HOUSTON – Capping a decade like no other in baseball history, the Houston Astros are returning to the World Series, aiming to win the club’s second championship, one that would shine a little bit brighter than the original.
From shameless losers to industry innovators, from dominant champions to cheating chumps, the Astros took the next step in their unprecedented arc Friday night, getting a second dominant performance from an unheralded starter in as many games to defeat the Boston Red Sox, 5-0, and capture the American League Championship Series in six games.
They advance to face either the Atlanta Braves – back here at Minute Maid Park – or the Los Angeles Dodgers in the World Series with Game 1 on Tuesday evening.
“We feel like we deserve this,” says second baseman Jose Altuve, whose eighth-inning home run in Game 4 turned the series trajectory, “and we’re together in this.”
A date with the Dodgers would only intensify the grim feelings associated with the club’s electronic sign-stealing scandal, which boosted the 2017 champions all season and through a bitterly-contested seven-game slugfest with the Dodgers.
Since Houston’s organizational indiscretions – from top baseball executive Jeff Luhnow and manager A.J. Hinch, both fired in January 2020, down to the players – were revealed in November 2019, the club’s lone championship has been rightfully sullied. Its protagonists have been scorned from coast to coast and in this season during which fans returned to ballparks, booed mercilessly from the Bronx to Chavez Ravine.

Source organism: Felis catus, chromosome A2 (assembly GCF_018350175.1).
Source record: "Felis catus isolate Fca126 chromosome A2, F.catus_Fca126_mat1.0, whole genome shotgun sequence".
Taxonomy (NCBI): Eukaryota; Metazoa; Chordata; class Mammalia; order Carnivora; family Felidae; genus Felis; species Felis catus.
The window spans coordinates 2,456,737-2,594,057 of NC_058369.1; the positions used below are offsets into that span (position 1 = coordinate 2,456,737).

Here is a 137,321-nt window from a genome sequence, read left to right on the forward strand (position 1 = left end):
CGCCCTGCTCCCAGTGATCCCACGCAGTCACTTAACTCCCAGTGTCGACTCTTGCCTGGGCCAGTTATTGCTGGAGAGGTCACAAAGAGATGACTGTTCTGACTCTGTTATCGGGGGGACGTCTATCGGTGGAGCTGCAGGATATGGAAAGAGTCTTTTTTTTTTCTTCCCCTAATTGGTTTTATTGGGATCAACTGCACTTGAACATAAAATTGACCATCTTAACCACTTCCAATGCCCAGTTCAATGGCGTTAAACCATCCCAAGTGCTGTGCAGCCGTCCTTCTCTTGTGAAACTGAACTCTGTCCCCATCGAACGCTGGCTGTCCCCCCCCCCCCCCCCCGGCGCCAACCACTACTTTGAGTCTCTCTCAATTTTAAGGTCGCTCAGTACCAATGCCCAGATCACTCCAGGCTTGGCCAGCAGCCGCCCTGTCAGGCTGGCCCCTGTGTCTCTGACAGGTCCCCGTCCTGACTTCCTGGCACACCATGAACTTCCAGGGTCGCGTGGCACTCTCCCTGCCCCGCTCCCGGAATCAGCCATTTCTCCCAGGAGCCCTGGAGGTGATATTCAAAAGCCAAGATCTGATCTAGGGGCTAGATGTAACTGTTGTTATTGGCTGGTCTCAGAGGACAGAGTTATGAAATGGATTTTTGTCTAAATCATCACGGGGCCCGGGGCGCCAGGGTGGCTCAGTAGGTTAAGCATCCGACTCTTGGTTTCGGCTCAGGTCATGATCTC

Another title won’t soothe all the deep-seated bitterness outside Houston. But it would certainly legitimize the baseball greatness of Astros old and new.
“It’s extra special, after everything we’ve been through as a team, as a family, we stuck together, we fought back and we’re here, man,” says shortstop Carlos Correa. “We’re a great team and we’re just proud, once again, to be in the World Series.”
In Game 6, it was the leaders of the new school who carried them to the pennant.
ALCS MVP Yordan Alvarez, acquired from those Dodgers in a fateful trade, drove in the game’s first run with a double and later tripled and scored the other run, capping a startling final two games in which he mashed six hits, five for extra bases.